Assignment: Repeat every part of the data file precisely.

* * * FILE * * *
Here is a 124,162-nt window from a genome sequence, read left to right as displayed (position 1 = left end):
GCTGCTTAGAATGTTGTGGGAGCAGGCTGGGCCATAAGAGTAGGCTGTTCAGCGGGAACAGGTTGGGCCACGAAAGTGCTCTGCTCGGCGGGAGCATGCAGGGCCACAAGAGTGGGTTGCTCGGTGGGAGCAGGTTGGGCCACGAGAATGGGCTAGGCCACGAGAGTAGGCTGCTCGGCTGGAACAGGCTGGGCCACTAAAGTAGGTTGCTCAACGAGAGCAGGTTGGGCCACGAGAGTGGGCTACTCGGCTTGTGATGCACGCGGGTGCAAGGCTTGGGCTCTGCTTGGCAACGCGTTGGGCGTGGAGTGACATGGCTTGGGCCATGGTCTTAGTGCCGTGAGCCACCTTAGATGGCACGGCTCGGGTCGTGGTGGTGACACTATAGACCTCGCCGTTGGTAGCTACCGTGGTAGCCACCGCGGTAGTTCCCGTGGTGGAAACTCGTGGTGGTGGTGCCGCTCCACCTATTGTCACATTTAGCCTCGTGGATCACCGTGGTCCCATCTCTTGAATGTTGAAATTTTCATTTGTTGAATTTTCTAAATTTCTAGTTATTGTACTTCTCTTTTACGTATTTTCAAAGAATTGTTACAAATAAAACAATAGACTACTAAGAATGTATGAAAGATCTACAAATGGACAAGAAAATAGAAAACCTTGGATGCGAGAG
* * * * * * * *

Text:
Here is a 124,162-nt window from a genome sequence, read left to right as displayed (position 1 = left end):
GCTGCTTAGAATGTTGTGGGAGCAGGCTGGGCCATAAGAGTAGGCTGTTCAGCGGGAACAGGTTGGGCCACGAAAGTGCTCTGCTCGGCGGGAGCATGCAGGGCCACAAGAGTGGGTTGCTCGGTGGGAGCAGGTTGGGCCACGAGAATGGGCTAGGCCACGAGAGTAGGCTGCTCGGCTGGAACAGGCTGGGCCACTAAAGTAGGTTGCTCAACGAGAGCAGGTTGGGCCACGAGAGTGGGCTACTCGGCTTGTGATGCACGCGGGTGCAAGGCTTGGGCTCTGCTTGGCAACGCGTTGGGCGTGGAGTGACATGGCTTGGGCCATGGTCTTAGTGCCGTGAGCCACCTTAGATGGCACGGCTCGGGTCGTGGTGGTGACACTATAGACCTCGCCGTTGGTAGCTACCGTGGTAGCCACCGCGGTAGTTCCCGTGGTGGAAACTCGTGGTGGTGGTGCCGCTCCACCTATTGTCACATTTAGCCTCGTGGATCACCGTGGTCCCATCTCTTGAATGTTGAAATTTTCATTTGTTGAATTTTCTAAATTTCTAGTTATTGTACTTCTCTTTTACGTATTTTCAAAGAATTGTTACAAATAAAACAATAGACTACTAAGAATGTATGAAAGATCTACAAATGGACAAGAAAATAGAAAACCTTGGATGCGAGAG